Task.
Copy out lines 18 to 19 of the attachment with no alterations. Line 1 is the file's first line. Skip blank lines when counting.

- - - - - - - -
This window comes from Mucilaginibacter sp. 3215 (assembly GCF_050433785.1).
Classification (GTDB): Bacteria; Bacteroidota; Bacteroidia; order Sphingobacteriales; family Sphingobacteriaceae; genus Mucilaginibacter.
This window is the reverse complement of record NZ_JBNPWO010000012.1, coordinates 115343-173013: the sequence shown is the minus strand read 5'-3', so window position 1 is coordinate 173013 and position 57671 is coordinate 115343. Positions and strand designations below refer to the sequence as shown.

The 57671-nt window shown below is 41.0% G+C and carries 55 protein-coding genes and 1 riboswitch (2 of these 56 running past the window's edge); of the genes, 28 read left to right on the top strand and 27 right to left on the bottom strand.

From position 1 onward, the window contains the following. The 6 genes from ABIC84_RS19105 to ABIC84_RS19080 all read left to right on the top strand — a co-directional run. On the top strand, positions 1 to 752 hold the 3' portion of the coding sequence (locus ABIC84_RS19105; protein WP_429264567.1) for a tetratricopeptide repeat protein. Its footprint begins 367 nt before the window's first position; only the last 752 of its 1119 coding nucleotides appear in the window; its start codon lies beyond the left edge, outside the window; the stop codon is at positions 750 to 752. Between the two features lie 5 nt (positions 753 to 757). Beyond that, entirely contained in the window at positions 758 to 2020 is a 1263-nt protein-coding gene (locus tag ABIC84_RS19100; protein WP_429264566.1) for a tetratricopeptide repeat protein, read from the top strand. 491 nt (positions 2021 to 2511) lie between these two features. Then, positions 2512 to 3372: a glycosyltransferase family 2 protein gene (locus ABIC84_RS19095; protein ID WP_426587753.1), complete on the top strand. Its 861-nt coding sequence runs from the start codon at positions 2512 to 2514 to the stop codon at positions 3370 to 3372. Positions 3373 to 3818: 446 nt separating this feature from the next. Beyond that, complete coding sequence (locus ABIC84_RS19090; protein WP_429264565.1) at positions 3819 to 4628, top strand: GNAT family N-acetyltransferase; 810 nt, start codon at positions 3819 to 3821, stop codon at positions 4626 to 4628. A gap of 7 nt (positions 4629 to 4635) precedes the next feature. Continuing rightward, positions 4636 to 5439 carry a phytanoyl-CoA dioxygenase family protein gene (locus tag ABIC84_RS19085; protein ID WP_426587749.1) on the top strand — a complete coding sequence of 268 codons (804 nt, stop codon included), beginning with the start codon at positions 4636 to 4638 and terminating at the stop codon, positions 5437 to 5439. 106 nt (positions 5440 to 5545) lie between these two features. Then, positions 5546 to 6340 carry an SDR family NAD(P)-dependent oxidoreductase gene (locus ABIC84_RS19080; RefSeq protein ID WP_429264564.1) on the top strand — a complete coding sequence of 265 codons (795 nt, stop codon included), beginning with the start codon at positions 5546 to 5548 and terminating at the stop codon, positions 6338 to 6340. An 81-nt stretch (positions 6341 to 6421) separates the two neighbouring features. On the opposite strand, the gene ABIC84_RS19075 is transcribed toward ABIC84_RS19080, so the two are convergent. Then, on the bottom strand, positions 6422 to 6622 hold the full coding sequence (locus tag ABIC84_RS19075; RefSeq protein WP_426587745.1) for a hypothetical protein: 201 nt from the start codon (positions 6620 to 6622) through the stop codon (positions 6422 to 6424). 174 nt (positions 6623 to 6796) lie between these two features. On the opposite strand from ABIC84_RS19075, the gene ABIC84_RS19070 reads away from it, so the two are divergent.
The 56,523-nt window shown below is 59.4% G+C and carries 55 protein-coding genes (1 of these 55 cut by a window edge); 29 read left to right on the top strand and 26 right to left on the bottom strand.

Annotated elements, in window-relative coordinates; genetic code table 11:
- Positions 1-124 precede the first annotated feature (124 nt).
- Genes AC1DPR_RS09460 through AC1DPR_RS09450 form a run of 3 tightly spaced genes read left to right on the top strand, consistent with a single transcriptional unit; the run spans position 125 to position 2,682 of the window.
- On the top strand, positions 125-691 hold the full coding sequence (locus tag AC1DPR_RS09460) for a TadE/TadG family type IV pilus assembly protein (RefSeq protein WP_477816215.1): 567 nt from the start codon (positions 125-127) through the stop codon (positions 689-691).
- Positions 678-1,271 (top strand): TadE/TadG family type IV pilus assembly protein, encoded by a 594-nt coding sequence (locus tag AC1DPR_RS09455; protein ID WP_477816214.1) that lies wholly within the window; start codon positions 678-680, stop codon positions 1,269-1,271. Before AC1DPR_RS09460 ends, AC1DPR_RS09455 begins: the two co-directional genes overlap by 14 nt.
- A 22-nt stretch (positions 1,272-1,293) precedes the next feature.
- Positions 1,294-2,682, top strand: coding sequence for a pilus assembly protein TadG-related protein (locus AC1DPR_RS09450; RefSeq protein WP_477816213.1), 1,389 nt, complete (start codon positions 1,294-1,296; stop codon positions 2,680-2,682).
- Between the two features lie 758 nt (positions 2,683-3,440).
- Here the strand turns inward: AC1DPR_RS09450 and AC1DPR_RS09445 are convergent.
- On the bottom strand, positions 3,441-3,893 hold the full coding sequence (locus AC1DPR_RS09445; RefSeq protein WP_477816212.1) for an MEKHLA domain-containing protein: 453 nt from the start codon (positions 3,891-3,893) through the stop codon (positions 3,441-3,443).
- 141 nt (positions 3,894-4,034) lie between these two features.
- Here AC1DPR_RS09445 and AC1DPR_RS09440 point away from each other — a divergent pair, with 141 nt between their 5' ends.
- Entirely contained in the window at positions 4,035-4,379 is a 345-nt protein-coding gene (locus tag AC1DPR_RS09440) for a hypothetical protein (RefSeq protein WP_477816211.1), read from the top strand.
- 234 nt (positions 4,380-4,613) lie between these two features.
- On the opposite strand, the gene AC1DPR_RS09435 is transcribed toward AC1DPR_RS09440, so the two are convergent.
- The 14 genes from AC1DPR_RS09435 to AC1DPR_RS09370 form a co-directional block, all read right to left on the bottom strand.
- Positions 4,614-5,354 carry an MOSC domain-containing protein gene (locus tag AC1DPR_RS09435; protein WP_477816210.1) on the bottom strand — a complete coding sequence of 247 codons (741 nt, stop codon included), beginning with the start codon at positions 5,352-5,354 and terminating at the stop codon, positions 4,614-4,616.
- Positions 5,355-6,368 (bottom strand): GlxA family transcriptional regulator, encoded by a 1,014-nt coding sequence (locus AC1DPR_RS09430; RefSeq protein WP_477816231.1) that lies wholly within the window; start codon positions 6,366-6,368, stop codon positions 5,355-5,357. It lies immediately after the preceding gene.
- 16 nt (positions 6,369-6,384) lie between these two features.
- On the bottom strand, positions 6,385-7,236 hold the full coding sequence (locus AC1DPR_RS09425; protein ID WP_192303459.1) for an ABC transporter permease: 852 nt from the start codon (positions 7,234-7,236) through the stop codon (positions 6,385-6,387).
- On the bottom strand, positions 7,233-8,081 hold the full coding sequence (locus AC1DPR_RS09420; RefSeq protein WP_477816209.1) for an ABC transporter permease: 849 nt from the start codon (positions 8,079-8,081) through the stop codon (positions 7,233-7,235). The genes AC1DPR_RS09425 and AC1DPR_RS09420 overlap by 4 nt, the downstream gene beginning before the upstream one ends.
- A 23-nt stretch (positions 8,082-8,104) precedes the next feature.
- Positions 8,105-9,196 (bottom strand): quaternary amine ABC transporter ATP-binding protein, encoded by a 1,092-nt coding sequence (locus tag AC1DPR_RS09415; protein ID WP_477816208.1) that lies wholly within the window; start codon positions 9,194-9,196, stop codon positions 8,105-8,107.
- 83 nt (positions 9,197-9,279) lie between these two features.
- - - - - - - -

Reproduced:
- Here AC1DPR_RS09445 and AC1DPR_RS09440 point away from each other — a divergent pair, with 141 nt between their 5' ends.
- Entirely contained in the window at positions 4,035-4,379 is a 345-nt protein-coding gene (locus tag AC1DPR_RS09440) for a hypothetical protein (RefSeq protein WP_477816211.1), read from the top strand.